Yes, art students have finals, and sometimes we work as much and as long as any other student. Just because I'm drawing, painting or thinking about colors, doesn't mean I have it easy. It takes time to create a piece, and in order for one to truly present something that is acceptable, it can take up many hours and even days. For me I am never finished. I always seem to find something that needs to be added or changed. I tend to be a perfectionist and I always try to find ways to better my work. This is probably why I always doubt the quality of my work when others see nothing wrong.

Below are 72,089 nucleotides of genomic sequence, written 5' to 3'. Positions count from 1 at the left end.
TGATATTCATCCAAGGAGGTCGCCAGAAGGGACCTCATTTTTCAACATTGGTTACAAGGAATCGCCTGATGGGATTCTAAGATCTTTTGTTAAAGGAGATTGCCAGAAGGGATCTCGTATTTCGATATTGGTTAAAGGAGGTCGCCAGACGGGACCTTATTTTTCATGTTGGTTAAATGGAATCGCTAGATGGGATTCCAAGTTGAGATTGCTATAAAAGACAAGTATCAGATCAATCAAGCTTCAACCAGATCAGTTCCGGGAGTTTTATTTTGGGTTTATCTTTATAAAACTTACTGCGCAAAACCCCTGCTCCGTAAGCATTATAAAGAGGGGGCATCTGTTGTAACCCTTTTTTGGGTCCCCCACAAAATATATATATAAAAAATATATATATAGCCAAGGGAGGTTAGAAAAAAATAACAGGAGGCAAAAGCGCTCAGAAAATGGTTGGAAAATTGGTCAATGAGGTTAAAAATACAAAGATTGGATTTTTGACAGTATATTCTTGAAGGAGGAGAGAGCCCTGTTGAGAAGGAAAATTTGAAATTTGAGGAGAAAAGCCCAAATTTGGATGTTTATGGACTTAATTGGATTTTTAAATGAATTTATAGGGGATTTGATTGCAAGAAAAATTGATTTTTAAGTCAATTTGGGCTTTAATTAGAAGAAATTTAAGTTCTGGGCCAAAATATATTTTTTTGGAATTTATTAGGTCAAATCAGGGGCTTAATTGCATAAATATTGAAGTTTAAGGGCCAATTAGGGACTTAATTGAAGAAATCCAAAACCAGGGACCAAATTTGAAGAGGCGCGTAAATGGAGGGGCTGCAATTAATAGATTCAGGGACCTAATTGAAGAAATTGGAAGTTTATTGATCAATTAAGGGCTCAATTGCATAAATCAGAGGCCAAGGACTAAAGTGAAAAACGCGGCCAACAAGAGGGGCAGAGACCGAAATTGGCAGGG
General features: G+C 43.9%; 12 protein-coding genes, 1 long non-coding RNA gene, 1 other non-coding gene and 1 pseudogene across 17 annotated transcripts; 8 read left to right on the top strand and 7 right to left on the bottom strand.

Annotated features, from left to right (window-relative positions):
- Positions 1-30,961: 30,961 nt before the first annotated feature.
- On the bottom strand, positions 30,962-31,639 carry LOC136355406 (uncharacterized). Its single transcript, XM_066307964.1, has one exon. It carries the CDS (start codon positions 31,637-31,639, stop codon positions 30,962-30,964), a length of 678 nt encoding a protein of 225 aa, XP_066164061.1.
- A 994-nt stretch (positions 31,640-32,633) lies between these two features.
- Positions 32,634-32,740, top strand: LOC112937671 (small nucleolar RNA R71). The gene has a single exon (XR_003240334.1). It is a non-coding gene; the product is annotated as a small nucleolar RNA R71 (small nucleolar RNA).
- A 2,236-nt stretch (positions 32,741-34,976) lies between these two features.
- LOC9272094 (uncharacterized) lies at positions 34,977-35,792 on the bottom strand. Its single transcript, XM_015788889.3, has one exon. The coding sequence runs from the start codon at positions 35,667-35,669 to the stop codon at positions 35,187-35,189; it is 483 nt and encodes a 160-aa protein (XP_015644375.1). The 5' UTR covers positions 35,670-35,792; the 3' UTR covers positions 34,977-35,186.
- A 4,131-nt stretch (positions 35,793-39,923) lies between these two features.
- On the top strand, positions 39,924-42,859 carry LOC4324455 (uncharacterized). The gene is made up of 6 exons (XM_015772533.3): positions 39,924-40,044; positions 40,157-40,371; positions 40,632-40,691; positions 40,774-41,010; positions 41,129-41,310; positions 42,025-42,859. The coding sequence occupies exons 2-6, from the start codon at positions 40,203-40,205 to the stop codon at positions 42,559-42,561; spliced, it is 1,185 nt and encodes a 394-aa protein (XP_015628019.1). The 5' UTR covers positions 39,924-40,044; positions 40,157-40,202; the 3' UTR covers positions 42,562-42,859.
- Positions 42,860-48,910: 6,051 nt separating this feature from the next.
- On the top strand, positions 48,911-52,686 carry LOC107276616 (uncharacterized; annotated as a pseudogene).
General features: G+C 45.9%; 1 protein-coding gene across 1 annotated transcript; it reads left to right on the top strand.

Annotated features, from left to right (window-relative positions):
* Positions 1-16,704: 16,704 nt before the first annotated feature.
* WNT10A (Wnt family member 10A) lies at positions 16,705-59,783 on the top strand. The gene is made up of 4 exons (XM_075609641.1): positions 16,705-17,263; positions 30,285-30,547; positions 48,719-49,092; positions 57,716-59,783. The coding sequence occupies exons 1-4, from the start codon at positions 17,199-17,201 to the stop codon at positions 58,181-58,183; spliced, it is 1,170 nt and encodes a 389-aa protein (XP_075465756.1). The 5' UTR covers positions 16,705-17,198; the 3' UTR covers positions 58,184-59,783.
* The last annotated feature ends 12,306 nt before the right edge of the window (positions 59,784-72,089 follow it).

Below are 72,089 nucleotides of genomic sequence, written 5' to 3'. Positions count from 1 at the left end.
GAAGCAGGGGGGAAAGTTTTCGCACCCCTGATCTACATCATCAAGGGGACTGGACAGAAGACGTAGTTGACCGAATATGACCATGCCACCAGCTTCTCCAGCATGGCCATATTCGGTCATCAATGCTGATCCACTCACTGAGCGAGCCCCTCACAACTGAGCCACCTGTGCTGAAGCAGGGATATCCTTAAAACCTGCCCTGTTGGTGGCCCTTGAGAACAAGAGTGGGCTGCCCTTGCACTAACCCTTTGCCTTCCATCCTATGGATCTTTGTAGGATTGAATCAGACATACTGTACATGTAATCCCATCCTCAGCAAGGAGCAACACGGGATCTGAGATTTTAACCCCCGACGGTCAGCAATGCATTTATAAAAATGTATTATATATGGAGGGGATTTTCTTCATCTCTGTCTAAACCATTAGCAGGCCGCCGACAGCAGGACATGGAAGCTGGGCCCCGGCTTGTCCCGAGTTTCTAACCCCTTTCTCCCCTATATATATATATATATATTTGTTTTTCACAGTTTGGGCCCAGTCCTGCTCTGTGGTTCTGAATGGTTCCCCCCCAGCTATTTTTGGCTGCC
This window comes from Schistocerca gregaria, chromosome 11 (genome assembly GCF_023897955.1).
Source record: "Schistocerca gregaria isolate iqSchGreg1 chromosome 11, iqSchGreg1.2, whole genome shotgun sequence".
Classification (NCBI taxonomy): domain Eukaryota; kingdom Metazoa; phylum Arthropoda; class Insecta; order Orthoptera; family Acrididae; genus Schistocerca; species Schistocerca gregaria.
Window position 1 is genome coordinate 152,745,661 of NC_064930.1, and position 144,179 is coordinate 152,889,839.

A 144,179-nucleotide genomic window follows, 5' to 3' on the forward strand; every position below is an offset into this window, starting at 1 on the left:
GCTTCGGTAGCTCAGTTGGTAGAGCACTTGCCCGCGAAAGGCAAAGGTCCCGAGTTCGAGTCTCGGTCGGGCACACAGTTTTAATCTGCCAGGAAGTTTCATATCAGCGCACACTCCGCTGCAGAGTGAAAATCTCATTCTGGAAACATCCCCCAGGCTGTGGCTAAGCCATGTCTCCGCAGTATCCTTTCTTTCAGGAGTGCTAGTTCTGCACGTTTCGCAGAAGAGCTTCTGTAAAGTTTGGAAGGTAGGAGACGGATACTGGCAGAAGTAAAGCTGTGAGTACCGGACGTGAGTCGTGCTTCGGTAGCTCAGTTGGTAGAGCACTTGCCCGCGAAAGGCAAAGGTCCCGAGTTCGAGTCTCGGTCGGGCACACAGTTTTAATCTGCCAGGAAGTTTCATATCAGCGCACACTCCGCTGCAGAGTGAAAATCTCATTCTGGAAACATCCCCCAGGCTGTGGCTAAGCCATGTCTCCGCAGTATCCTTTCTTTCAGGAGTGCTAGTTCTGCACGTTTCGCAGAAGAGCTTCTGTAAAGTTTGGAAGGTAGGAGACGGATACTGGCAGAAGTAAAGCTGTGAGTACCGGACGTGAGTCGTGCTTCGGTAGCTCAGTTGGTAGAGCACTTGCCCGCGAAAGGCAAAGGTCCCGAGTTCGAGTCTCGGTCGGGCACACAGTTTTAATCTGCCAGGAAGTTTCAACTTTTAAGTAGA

For my last two digital arts projects, we did critiques instead of tests. Students would present their projects, and the entire class would give comments and feedback. I had two digital arts classes this term, Programming for Artists, and Digital Imaging. In this blog I will talk about my programming class first. Programming is like a new language for me. I am still having trouble picking it up. There is a lot of programming for those who are unfamiliar with digital arts. Artists who are interested in web design, animation, or interactive art would need to know how to write codes. I myself am more interested in illustration and print design which makes this class somewhat irrelevant in my focus, but still very interesting to take. For the final, the main objective in our project was to create something with what we learned in class involving Arduinos.We programmed Arduinos, a sort of chip (that can have parts attached) in order to make motors move, or lights flash. One would than connect the Arduino through an USB cable to their computer, and from there you can feed information on what you want your creation to do, as well as providing it a source of power.